Re: [netmod] IETF ACL model

Martin Bjorklund <> Wed, 22 November 2017 08:40 UTC

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Date: Wed, 22 Nov 2017 09:39:04 +0100
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Subject: Re: [netmod] IETF ACL model
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Mahesh Jethanandani <> wrote:
> [Taking the discussion to the mailing list]
> The summary of the discussion happening on a private thread has to
> do with the ‘any’ container (now leaf) definition in the ACL model
> for something that matches anything, much like a ‘*’ would do in
> regex. The discussion has come down to: 
> - leave the definition as is, so users would have to explicitly define it
>   pro: It is explicit and there would be no confusion about its
>   presence or absence.

>   con: It is verbose, in that every access list entry would have to
>   define it.
> - remove the any definition, so an absence of the definition implies
>   match on all.

It wouldn't be the *absence* that implies match on all, but rather it
is the explicit setting of the type to 'any-acl' that means match on


Having to also define the leaf "any" as well would just be redundant:


BTW, I support Kristian's suggestion of have just the "name" as the
key in the "acl" list, and making "type" mandatory.

I also suggest you remove redundant prefixes in the leaf names,
e.g. as above s/acl-type/type/ s/acl-name/name/ and
s/rule-name/name/.  This is how we usually name nodes in the IETF YANG

> The text in the draft would have to be updated to
>   state this, and YANG parsers would need to watch out for the
>   non-definition in the match container.
> Opinion? Preferences?
> p.s. Current CLI configurations require explicit declaration of ‘any’.

But do they also have the acl type definition?


> > On Nov 20, 2017, at 2:20 PM, Jeff Haas <> wrote:
> > 
> >> 
> >> On Nov 20, 2017, at 4:54 PM, Kristian Larsson <> wrote:
> >> 
> >> 
> >> 
> >> On 2017-11-20 18:26, Jeff Haas wrote:
> >>> IMO, the contention here is a consequence of proof by assertion. >
> >>>> On Nov 17, 2017, at 5:56 AM, Kristian Larsson < <>> wrote:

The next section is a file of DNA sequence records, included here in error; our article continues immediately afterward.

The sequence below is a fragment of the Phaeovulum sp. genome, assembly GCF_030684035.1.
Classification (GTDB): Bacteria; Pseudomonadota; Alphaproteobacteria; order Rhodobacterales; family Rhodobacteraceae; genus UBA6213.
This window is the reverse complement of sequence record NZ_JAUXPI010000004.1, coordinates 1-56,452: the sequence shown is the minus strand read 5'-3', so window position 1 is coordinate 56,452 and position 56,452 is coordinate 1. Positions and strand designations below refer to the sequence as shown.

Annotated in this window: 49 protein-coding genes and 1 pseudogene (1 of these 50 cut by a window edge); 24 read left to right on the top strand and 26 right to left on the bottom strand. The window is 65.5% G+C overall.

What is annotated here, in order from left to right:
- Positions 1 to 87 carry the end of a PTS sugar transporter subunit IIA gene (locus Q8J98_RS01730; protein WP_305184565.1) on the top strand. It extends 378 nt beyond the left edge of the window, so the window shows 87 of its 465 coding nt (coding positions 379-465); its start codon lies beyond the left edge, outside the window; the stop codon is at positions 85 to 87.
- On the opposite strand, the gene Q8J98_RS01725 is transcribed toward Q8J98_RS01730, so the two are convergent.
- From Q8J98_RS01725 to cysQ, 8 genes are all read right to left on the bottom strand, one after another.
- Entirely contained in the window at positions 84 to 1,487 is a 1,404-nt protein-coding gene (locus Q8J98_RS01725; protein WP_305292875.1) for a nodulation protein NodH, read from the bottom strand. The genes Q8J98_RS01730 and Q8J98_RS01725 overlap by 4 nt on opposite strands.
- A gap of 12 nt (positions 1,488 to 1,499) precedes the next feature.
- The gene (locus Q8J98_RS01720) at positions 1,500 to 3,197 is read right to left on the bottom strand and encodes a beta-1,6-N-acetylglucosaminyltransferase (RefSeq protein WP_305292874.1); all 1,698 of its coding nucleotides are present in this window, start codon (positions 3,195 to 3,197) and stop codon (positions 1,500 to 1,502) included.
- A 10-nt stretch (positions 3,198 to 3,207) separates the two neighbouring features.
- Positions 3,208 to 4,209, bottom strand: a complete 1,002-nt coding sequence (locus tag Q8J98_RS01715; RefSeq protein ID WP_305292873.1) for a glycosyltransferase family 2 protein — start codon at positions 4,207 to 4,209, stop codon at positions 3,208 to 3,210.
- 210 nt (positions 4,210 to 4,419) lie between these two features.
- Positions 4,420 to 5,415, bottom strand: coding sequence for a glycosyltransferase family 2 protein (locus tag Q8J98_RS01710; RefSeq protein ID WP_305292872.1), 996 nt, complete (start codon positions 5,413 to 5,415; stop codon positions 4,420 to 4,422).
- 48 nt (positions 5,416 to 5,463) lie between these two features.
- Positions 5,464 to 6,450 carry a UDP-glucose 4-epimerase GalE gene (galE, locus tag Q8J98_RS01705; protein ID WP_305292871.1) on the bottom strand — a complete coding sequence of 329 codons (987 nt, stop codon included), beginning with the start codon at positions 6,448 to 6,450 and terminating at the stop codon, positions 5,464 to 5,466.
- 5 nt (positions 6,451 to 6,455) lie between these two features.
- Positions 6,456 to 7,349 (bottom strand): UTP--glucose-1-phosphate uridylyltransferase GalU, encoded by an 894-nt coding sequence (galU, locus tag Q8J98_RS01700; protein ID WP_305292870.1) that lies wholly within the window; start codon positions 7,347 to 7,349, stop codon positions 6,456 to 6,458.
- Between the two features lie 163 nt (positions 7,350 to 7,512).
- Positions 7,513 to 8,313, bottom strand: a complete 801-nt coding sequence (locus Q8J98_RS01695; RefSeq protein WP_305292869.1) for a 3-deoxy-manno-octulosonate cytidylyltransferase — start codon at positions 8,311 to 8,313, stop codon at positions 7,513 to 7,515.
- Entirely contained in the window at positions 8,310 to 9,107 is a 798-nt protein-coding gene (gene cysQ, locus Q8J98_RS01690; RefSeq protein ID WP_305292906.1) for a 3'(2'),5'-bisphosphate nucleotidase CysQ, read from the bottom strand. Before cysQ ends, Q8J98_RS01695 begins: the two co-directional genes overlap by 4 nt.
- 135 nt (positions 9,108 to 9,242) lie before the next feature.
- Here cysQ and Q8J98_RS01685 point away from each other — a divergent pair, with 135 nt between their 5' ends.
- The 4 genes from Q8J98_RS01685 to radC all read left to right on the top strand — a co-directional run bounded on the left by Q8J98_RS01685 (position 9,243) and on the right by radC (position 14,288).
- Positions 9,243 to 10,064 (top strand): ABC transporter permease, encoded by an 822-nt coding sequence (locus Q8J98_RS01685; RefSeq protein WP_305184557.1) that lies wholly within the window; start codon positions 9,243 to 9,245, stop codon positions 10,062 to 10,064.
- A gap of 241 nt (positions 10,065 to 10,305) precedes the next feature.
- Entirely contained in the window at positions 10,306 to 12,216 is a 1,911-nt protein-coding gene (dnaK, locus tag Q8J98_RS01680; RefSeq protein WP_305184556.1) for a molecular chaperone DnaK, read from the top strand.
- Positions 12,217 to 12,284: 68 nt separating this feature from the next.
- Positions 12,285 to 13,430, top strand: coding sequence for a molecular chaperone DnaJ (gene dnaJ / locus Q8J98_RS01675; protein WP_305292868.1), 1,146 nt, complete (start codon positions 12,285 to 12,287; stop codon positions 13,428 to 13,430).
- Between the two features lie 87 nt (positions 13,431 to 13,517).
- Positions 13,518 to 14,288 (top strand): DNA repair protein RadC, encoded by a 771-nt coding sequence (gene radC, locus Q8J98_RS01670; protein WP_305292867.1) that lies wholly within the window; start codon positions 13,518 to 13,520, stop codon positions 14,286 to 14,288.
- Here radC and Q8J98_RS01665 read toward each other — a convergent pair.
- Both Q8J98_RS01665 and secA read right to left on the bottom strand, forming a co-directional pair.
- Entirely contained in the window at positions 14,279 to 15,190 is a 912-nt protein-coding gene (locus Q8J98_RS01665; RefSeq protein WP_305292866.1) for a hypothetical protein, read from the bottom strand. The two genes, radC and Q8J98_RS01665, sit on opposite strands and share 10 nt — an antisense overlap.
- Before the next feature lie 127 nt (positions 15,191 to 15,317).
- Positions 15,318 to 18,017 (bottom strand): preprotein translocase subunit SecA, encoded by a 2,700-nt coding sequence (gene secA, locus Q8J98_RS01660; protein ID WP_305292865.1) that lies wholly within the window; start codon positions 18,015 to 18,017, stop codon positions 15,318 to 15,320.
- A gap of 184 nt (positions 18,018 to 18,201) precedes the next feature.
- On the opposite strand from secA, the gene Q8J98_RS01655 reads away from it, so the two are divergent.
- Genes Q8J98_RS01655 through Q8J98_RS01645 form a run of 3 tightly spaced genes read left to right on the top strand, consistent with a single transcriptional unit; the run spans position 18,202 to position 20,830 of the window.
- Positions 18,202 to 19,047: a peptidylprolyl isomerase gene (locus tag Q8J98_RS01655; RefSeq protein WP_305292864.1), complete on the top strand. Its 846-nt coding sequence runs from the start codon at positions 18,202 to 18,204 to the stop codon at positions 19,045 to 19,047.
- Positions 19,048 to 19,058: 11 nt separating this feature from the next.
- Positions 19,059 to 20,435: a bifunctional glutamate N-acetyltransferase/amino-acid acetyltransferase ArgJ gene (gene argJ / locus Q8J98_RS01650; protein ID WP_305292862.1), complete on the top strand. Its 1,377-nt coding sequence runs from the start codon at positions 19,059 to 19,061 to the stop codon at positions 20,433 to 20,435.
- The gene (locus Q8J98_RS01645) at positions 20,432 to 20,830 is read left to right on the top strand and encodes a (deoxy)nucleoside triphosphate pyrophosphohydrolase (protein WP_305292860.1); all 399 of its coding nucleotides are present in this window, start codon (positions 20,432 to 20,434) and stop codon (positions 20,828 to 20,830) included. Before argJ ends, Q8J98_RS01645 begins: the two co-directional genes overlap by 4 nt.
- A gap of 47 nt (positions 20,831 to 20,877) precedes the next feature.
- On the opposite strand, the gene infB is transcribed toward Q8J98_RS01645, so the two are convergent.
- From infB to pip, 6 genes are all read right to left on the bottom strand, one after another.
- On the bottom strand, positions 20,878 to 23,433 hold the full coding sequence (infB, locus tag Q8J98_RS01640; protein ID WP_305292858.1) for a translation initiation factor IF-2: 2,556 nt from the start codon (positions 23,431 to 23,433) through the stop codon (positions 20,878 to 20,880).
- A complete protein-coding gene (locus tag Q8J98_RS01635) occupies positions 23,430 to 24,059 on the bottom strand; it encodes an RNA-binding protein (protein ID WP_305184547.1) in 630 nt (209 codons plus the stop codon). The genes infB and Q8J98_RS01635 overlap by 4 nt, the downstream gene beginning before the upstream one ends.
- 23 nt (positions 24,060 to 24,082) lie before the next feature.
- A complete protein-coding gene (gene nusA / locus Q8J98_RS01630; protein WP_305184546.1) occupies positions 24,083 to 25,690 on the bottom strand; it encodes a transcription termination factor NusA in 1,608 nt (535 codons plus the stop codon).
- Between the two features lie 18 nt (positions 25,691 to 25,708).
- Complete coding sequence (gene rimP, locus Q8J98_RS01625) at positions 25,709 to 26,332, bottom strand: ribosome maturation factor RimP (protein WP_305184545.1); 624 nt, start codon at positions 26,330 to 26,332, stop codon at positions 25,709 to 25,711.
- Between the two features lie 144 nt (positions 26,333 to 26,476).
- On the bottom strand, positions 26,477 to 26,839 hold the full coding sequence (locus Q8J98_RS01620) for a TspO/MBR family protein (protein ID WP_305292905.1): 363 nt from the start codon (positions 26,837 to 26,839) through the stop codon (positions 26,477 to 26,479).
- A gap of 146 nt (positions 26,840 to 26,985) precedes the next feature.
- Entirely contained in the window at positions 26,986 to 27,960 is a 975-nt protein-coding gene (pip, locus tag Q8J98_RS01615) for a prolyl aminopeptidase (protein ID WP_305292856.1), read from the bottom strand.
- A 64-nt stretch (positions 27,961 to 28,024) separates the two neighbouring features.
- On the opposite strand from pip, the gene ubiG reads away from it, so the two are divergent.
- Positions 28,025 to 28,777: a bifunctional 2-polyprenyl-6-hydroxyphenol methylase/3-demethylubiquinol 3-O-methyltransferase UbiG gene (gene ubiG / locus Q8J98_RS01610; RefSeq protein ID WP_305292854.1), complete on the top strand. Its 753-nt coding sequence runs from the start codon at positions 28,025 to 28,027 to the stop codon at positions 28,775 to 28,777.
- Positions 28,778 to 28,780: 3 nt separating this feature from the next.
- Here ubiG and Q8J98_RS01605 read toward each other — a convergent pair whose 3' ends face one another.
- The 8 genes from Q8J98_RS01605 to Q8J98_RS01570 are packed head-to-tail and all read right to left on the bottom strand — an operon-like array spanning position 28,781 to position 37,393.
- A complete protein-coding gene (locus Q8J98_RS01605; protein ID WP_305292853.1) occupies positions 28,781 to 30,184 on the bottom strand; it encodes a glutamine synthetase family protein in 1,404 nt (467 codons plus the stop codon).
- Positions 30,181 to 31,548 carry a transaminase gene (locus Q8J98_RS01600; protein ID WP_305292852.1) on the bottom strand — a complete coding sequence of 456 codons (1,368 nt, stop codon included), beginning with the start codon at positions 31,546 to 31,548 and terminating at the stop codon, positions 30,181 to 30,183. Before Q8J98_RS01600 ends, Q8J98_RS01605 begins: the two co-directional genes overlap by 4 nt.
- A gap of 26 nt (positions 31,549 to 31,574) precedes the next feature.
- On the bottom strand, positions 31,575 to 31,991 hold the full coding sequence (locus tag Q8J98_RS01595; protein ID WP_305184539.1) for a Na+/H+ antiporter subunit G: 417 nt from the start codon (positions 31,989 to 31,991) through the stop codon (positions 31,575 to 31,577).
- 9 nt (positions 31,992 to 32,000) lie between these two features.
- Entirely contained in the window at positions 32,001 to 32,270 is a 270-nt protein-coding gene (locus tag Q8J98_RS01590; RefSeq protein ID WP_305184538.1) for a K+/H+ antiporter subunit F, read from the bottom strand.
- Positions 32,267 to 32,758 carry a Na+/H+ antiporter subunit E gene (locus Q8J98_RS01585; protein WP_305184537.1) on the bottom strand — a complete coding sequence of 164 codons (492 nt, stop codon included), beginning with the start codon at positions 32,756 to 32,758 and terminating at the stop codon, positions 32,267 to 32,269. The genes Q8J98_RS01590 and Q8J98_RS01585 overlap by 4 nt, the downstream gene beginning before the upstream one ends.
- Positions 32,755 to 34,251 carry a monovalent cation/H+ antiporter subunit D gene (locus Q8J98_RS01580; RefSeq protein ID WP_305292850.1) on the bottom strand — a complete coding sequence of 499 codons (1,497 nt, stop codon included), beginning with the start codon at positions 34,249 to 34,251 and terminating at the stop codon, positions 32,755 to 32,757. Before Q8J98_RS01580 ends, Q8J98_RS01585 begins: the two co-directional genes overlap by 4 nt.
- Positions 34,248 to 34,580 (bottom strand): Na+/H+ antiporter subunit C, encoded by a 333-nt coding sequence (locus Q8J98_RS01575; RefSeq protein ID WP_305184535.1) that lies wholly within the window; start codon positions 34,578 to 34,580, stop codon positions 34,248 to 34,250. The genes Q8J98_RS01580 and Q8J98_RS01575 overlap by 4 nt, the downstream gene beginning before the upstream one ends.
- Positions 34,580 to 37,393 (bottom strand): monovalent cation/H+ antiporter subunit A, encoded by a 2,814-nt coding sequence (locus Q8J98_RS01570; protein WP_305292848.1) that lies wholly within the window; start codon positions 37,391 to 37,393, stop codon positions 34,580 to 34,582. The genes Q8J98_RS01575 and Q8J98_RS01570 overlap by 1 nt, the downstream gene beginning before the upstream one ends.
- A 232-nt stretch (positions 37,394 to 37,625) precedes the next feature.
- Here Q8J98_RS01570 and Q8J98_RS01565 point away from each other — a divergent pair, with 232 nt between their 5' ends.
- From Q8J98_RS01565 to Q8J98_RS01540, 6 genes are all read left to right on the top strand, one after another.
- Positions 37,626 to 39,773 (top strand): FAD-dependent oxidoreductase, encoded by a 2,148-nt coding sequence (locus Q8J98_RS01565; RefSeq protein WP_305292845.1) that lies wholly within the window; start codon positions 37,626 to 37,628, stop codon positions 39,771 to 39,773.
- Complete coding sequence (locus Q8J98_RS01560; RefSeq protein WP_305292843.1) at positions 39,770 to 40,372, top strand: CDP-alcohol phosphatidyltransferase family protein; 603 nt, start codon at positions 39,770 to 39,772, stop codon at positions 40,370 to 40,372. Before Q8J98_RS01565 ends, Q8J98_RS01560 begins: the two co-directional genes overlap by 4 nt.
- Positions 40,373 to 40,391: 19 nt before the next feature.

> >>>> 
> >>>>>> 
> >>>>>> Changes I'd like to see to this PR:
> >>>>>> * remove any-acl completely as it serves no purpose (we achieve
> >>>>>>  this through a ACE with no match conditions)
> >>>>> Will let Jeff respond as he articulated this requirement. Agree that most platforms have deny as the default. But what if the ace entry is something like this:
> >>>>> access-list 11 permit tcp any any
> >>>>> Would the absence of match rules for IP addresses imply any any?
> >>>> 
> >>>> An absence of any match means it matches on everything. If there are no IP matches at all, then yes, it implies any source or destination address. I don't see why we would need to explicitly have an any-acl container or leaf to point this out. With the same concept applied uniformly you would explicitly call out "any" matches for all types of matches. That would be extremely verbose.
> >>> Where in the model does it say that the absence of a matches container implies a match all vs. match none?
> >>> Where in the normative text of the internet-draft does it say that?
> >>> In the absence of either of the above, an "any" removes ambiguity.
> >>> FWIW, I'm totally fine with removing the any; however you *MUST* clarify the above.  Preferably both in the matches container and also in the normative text.  For my part, I think it's easier on the parser if you basically require at least one item from the container so you don't have to deal with optional contents.  But I'm not the one writing yang parsers for a living.
> >> 
> >> I think it's clear that if no match condition is defined for a particular (header) field then that means any value will match. It is only an extension of this that no match conditions at all means we match any and all packets. I think that is logical.
> >> 
> >> This can naturally be spelled out in the text :)
> > 
> > You think it's clear, but where is it in the document or model?
> > 
> > Of such "implied clarity" is many interop bugs made. :-P
> > 
> > -- Jeff
> > 
> >> 
> >> Kind regards,
> >>  Kristian.
> Mahesh Jethanandani